This blog is a personal take on Listowel, Co. Kerry. I am writing for anyone anywhere with a Listowel connection but especially for sons and daughters of Listowel who find themselves far from home. Contact me at

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Farm tasks in the 1940s, O’Connell’s Ave. grotto and More from Storied Kerry Meitheal in Killarney

Evening in the Small Square


Out of the Blue

This is the beautifully repainted Catch of the Day. Blue seems to be the favourite colour of shop owners for 2018.


Tough Tasks on the Farm

The following extract is taken from Jim Costelloe’s great rural memoir of Asdee in the 1940’s and ’50s

Anyone who has spread fertilizer by hand from a bucket will surely agree it was a horrible task. One’s face, eyes and clothes were covered with the basic slag when finished. The worst part was the taste in the mouth as a lot of it went down our throats. Face masks were never used and our lungs must have been congested judging by the amount that went up our nostrils and into our mouths.

Another unpleasant and tough task in my youth was trying to light the kitchen fire with bad turf and wet sticks on a cold frosty morning. Without the fire there was no heat whatsoever in the house and no way of boiling the kettle for a sup of tea.


The Grotto

I love it when this happens. I take a picture and I post it on here. It evokes a memory for someone or someone goes and looks up the history and they share it with us here in Listowel Connection. It’s a bit like how Facebook used to work.

Marie Nelligan Shaw wrote; “Remember well when the grotto at the junction of O’Connells Avenue was blessed and dedicated. The yellow house on the right of the photo was occupied by a lovely lady named Mrs Collins. She took very good care of it while she lived.”

And Jer Kennelly found this;  

Kerry Champion 14 August 1954

Consecration of Listowel Shrine erected at O’Connell’s Avenue, Listowel. Erected by voluntary labour. Statue and railings were donated. Subscriptions were mainly from the residents, all the organising committee are from the Avenue. (See paper for full report, blessing on Sunday next)

Kerry Champion 21 August 1954

Beautiful Grotto at O’Connell’s Avenue was blessed by P J Canon Brennan, P.P. V.F accompanied by two curates Frs Dillon and Moore. Windows in the avenue were also decorated.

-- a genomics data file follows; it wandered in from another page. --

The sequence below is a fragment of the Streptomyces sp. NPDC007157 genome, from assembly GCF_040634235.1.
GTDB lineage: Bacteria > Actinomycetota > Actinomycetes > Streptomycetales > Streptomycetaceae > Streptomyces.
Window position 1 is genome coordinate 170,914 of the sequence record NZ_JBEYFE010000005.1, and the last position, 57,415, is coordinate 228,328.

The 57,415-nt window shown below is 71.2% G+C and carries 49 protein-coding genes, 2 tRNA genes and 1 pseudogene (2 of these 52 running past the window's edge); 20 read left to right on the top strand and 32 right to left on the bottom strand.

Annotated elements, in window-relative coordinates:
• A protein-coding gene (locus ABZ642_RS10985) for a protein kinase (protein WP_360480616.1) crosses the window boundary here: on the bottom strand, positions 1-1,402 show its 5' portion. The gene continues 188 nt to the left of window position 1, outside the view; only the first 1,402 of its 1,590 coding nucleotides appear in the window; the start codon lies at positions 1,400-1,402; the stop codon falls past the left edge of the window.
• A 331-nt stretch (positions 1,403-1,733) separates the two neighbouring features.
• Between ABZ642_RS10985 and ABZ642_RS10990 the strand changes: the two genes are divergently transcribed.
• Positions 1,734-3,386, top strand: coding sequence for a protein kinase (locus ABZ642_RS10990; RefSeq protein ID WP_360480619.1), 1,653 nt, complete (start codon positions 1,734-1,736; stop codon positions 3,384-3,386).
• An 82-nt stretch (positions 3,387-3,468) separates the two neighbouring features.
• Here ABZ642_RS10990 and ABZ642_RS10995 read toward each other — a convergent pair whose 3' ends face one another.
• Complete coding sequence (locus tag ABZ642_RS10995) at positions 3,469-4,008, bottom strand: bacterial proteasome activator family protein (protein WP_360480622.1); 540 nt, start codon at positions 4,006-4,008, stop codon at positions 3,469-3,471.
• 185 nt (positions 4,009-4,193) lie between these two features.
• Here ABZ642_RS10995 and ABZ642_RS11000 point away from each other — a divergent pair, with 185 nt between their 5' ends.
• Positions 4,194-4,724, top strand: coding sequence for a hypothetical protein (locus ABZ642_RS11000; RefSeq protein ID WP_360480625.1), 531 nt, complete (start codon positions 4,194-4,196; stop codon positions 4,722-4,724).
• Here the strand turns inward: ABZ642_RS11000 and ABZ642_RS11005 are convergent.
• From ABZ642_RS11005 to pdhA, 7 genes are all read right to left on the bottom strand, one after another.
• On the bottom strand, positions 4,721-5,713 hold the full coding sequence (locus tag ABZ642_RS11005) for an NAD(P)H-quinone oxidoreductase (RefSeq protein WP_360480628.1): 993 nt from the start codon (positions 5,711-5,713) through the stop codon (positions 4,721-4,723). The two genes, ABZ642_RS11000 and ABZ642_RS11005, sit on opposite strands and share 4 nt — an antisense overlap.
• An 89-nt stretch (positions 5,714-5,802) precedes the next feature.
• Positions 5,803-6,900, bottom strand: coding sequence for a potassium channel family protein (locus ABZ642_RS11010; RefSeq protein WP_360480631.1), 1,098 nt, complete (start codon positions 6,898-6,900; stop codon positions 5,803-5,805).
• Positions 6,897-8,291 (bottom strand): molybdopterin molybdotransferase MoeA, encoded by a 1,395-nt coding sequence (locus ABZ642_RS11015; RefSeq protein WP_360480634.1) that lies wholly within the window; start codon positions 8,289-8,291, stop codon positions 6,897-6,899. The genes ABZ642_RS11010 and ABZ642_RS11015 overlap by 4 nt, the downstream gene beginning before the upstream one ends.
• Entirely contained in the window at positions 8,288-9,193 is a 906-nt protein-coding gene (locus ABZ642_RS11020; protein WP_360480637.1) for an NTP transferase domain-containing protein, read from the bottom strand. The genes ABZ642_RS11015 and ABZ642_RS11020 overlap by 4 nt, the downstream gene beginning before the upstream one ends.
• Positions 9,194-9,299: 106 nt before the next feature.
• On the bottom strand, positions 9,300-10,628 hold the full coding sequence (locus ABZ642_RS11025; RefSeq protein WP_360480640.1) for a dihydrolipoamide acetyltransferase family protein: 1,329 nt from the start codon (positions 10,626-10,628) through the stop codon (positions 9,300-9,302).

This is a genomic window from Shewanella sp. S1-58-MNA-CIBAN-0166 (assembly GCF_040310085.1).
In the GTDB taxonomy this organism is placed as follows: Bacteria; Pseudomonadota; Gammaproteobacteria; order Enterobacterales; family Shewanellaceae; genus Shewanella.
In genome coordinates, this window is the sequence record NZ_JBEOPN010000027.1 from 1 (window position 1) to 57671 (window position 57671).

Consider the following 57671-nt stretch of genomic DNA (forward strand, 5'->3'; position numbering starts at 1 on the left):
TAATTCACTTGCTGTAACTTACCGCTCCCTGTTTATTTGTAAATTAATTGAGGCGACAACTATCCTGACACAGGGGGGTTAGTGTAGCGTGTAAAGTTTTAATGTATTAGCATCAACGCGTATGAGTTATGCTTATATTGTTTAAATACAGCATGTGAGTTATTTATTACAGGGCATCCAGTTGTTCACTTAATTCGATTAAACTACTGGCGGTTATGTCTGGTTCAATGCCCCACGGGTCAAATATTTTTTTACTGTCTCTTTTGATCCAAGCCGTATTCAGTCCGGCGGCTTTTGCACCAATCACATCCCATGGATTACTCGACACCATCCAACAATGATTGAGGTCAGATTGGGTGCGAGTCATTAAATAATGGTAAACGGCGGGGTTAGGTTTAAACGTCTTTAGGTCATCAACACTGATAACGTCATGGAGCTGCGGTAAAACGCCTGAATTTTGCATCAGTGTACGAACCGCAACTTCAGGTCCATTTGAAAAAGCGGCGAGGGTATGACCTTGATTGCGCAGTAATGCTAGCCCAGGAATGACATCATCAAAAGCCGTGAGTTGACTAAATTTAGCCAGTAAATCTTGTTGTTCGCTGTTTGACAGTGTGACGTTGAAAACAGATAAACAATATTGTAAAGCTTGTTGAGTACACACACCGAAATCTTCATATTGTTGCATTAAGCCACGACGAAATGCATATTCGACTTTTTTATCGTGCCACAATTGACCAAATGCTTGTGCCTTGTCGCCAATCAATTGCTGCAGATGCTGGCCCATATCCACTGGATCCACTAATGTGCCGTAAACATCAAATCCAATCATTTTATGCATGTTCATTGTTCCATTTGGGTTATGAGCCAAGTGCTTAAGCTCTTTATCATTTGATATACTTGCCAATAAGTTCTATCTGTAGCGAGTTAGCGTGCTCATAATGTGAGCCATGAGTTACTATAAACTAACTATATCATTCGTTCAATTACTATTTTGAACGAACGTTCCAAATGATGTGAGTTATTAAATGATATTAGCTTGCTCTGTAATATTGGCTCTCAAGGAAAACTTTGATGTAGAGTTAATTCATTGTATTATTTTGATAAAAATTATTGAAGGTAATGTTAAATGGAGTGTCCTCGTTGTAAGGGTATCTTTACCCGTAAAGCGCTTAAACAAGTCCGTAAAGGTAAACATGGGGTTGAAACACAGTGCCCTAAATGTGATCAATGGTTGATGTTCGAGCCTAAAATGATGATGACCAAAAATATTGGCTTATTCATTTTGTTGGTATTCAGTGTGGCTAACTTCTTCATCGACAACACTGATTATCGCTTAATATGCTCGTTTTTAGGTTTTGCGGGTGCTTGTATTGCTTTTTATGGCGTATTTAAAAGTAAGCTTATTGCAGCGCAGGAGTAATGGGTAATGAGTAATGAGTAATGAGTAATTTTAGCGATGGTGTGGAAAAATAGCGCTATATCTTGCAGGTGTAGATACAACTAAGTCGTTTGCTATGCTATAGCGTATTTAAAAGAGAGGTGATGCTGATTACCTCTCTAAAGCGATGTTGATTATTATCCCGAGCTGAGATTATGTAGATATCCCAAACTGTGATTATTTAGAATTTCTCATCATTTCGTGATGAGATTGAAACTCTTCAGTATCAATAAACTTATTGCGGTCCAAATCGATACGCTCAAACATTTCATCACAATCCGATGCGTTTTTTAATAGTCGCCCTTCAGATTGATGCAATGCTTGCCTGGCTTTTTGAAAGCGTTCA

Kerry Champion 1928-1958, Saturday, September 04, 1954; Section: Front page, Page: 1

Bishop’s Visit to Listowel

Most Rev. Doctor Moynihan, Bishop of Kerry visited Listowel on Friday evening last and went to O’Connell’s Avenue to see the Marian Year shrine which has been erected there. His Lordship was accompanied by Canon Brennan who blessed the shrine on August 16th last.


Storied Kerry

Storied Kerry is the brainchild of Frank Lewis. He gathered together a meitheal of Kerry people to start this new story in the life of Kerry on Saturday, October 27 2018.

The stories told  on Saturday were all excellent. They were told in the old style with a one person storyteller and an attentive audience. Above is master story teller, Seán Lyons, who regaled us with a Halloween appropriate tale, set in a graveyard. It was a story about motivation. If you fall into a newly dug grave at Halloween there is no better motivator  to get you out again than meeting up with the previous occupant.

Storytellers, Batt Burns and Frances Kennedy were there.

Part of the North Kerry contingent, Frances, Joe Murphy and Mary Kennelly

Frances told us a tale of smelly feet and smelly breath in her unique and always entertaining style.

Frank and Joe share a funny moment.


Ireland’s Fittest Families

For people reading this who don’t live in Ireland, Ireland’s Fittest Family is a reality tv show on RTE, in which families of four adults compete against each other in gruelling army boot camp like tasks. Each week one family is eliminated until we are left with Ireland’s fittest family. The families are mentored by well known retired sports personalities.

The Listowel connection is the involvement of Roibeard Pierse and his three children in this year’s contest.

The programme started airing on TV on Sunday October 28 2018 and the Pierse family which the programme calls The Pierses did very well.

The photo above is from the programme’s Facebook page and below is what they say about The Pierses;

From Kerry, the Pierses are making a bid for a win for the Kingdom. Father Riobard (50) works as a solicitor and is a keen runner, focusing on 5ks. He also co-founded the Listowel park run and is the manager of Cliona’s Listowel Emmets u16 ladies team.

His son Oran (20) became the U18 Munster Cycling Champion in 2016. Has also won the Senior Kerry Road Race League and raced internationally for the Munster Team.